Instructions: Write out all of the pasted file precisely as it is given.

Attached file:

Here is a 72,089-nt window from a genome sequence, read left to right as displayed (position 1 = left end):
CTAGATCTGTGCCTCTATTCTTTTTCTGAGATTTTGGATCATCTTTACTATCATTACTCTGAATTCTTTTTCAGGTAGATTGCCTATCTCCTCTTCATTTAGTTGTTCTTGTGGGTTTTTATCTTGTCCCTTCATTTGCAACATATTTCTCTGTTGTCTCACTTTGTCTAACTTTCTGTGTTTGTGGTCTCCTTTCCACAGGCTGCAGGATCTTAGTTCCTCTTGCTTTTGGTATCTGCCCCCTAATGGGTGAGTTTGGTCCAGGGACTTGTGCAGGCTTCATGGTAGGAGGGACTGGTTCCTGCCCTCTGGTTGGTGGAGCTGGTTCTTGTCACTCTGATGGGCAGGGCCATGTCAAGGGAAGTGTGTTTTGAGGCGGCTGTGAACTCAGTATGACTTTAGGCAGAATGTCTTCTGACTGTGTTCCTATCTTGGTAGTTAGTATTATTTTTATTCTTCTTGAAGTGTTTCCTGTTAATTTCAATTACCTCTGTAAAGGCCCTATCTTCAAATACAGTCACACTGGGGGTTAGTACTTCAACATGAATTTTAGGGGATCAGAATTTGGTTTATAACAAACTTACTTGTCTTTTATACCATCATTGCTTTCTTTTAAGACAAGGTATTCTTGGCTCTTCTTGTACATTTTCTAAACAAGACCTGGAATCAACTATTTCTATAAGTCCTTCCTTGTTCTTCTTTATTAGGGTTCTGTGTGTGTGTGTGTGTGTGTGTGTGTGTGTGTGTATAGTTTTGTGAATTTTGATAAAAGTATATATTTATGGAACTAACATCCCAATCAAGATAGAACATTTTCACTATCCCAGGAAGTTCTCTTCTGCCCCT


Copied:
Here is a 72,089-nt window from a genome sequence, read left to right as displayed (position 1 = left end):
CTAGATCTGTGCCTCTATTCTTTTTCTGAGATTTTGGATCATCTTTACTATCATTACTCTGAATTCTTTTTCAGGTAGATTGCCTATCTCCTCTTCATTTAGTTGTTCTTGTGGGTTTTTATCTTGTCCCTTCATTTGCAACATATTTCTCTGTTGTCTCACTTTGTCTAACTTTCTGTGTTTGTGGTCTCCTTTCCACAGGCTGCAGGATCTTAGTTCCTCTTGCTTTTGGTATCTGCCCCCTAATGGGTGAGTTTGGTCCAGGGACTTGTGCAGGCTTCATGGTAGGAGGGACTGGTTCCTGCCCTCTGGTTGGTGGAGCTGGTTCTTGTCACTCTGATGGGCAGGGCCATGTCAAGGGAAGTGTGTTTTGAGGCGGCTGTGAACTCAGTATGACTTTAGGCAGAATGTCTTCTGACTGTGTTCCTATCTTGGTAGTTAGTATTATTTTTATTCTTCTTGAAGTGTTTCCTGTTAATTTCAATTACCTCTGTAAAGGCCCTATCTTCAAATACAGTCACACTGGGGGTTAGTACTTCAACATGAATTTTAGGGGATCAGAATTTGGTTTATAACAAACTTACTTGTCTTTTATACCATCATTGCTTTCTTTTAAGACAAGGTATTCTTGGCTCTTCTTGTACATTTTCTAAACAAGACCTGGAATCAACTATTTCTATAAGTCCTTCCTTGTTCTTCTTTATTAGGGTTCTGTGTGTGTGTGTGTGTGTGTGTGTGTGTGTGTGTATAGTTTTGTGAATTTTGATAAAAGTATATATTTATGGAACTAACATCCCAATCAAGATAGAACATTTTCACTATCCCAGGAAGTTCTCTTCTGCCCCT